According to a committee of human rights experts at the United Nations, the Arizona law not only violates Federal civil rights statutes, but possibly goes against international human rights treaties. Yesterday, a committee expressed serious concerns about the ways in which Arizona’s new law affects minorities, indigenous people and immigrants, potentially subjecting them to discrimination by local authorities. Referring to the clauses in the law that makes it a crime to be in the state without documents, and allows police officers to stop and question a person based on "reasonable suspicion" that they are undocumented, as well as the clause that targets day laborers and makes it a crime for them to solicit work, the UN committee highlighted the probability of the law leading to people being profiled based on their "perceived" ethnic characteristics.

The panel, composed of experts in the field of migrant rights and racial discrimination, critiqued the "vague standards and sweeping" language of the law and raised doubts about the law’s compatibility with International Human Rights treaties, which the United States is a part of. Further, they warned against the law as being allowing for a "dangerous pattern of legislative activity hostile to ethnic minorities."

The rapidly introduction of bills similar to SB1070 is testament to the fact that this "dangerous pattern" is well on its way. We must ensure that the Federal government and the White House take this as an urgent call to enact comprehensive immigration reform. Write a letter to President Obamatelling him to denounce SB1070 and repair the broken immigration system now.

Learn. Share. Act. Go to

Originally posted to Lets Breakthrough on Tue May 11, 2010 at 03:13 PM PDT.


Do you think that the Justice Department should file a lawsuit against the Arizona law?

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Comment Preferences

  •  Tip Jar (4+ / 0-)

    Take action to fix a broken immigration system.

    by Lets Breakthrough on Tue May 11, 2010 at 03:13:12 PM PDT

  •  While I like the idea of taking federal action (0+ / 0-)

    against AZ I thought the DoJ had to wait until there was an actual violation of somebody's civil rights to do something. Or am I just hopelessly confused? It seems in other cases they have to wait for something wrong to actually happen before they can step in and act.

    Wal*Mart isn't the root of all evil but you can buy the plastic, cadmium-tainted, Chinese knock-off of it there for $4.27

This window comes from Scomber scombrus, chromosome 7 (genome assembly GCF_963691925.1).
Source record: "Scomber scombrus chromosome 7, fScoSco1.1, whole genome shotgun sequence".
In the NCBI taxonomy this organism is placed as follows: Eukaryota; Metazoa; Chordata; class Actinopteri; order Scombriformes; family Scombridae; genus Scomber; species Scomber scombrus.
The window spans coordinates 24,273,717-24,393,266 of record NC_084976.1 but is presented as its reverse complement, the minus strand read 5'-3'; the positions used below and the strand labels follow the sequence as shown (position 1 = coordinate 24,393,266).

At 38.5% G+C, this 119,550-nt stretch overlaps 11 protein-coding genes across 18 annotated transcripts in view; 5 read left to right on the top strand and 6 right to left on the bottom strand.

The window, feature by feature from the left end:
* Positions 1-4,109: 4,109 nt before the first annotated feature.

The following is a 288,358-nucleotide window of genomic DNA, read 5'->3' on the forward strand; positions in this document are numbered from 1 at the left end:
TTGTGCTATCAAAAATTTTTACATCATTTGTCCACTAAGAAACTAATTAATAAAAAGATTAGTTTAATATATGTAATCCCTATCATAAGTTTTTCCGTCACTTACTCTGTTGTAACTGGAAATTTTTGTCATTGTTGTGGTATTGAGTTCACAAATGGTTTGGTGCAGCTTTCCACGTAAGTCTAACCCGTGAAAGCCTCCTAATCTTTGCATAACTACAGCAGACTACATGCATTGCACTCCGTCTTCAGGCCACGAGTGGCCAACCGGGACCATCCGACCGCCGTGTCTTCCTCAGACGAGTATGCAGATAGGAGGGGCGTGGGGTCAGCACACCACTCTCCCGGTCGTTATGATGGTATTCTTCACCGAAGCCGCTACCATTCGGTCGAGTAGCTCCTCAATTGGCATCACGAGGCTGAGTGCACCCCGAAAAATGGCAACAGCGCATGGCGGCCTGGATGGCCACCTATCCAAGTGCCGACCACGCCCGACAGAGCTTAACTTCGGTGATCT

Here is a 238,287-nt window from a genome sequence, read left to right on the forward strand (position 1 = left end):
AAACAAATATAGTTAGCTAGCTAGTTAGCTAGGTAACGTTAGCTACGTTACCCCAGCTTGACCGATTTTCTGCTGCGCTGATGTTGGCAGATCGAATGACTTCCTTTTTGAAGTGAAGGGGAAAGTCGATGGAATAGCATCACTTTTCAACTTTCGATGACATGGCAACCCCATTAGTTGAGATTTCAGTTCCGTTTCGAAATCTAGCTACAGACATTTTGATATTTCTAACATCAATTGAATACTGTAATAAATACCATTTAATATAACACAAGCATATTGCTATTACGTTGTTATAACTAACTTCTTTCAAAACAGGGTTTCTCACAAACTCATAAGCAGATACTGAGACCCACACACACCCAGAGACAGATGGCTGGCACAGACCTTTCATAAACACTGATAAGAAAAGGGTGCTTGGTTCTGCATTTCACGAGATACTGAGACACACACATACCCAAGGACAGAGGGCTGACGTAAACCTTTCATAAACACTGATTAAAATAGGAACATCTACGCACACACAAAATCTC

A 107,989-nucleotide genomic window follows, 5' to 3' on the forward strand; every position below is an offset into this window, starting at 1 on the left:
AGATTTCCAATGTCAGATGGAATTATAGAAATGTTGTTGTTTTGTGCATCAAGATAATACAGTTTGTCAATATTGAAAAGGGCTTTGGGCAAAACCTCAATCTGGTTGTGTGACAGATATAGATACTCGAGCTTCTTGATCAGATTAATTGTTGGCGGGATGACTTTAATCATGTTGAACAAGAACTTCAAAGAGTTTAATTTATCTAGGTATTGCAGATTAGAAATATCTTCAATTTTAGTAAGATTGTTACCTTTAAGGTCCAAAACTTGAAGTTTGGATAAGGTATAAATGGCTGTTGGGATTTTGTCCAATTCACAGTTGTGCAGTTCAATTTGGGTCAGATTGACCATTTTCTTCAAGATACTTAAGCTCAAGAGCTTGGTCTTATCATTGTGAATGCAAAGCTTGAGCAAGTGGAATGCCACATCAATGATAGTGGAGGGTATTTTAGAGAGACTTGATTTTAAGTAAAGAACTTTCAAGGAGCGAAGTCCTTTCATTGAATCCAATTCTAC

by ontheleftcoast on Tue May 11, 2010 at 03:24:23 PM PDT

    •  Federal law is the real problem. (1+ / 0-)
      Recommended by:
      in the Trees

      It would be hypocritical for the Feds to sue Arizona. After all, Arizona's only enforcing federal law. If the Federal govt doesn't want its own immigration law enforced, then shouldn't the Federal govt change its damn immigration law?

      Yes. And the sooner the better.

      "The true strength of our nation comes not from the might of our arms or the scale of our wealth, but from the enduring power of our ideals." - Barack Obama

      by HeyMikey on Tue May 11, 2010 at 03:49:03 PM PDT

      [ Parent ]

      •  There was an important SC decision (3+ / 0-)

        on the California anti-immigrant prop 187. They declared it unconstitutional on the grounds that enforcement of immigration law is the exclusive province of the federal government. Therefore there is a good argument that Arizona is not allowed to take on the task.

        •  Propostition 187 (1+ / 0-)
          Recommended by:

          There was an important SC decision on the California anti-immigrant prop 187.

          Was never heard by the US Supreme Court.

          <div style="font-size:10px;text-align:center;background-color:#ffd;color:#f33">If the terriers and bariffs are torn down, this economy will grow - G. Bush

          by superscalar on Tue May 11, 2010 at 07:46:26 PM PDT

          [ Parent ]

          •  Prop 187 court decision may not control. (0+ / 0-)

            Thanks for pointing out the Prop 187 litigation. I was unaware of it. But now that I've checked it out, I wouldn't be surprised for the AZ law to survive a similar challenge.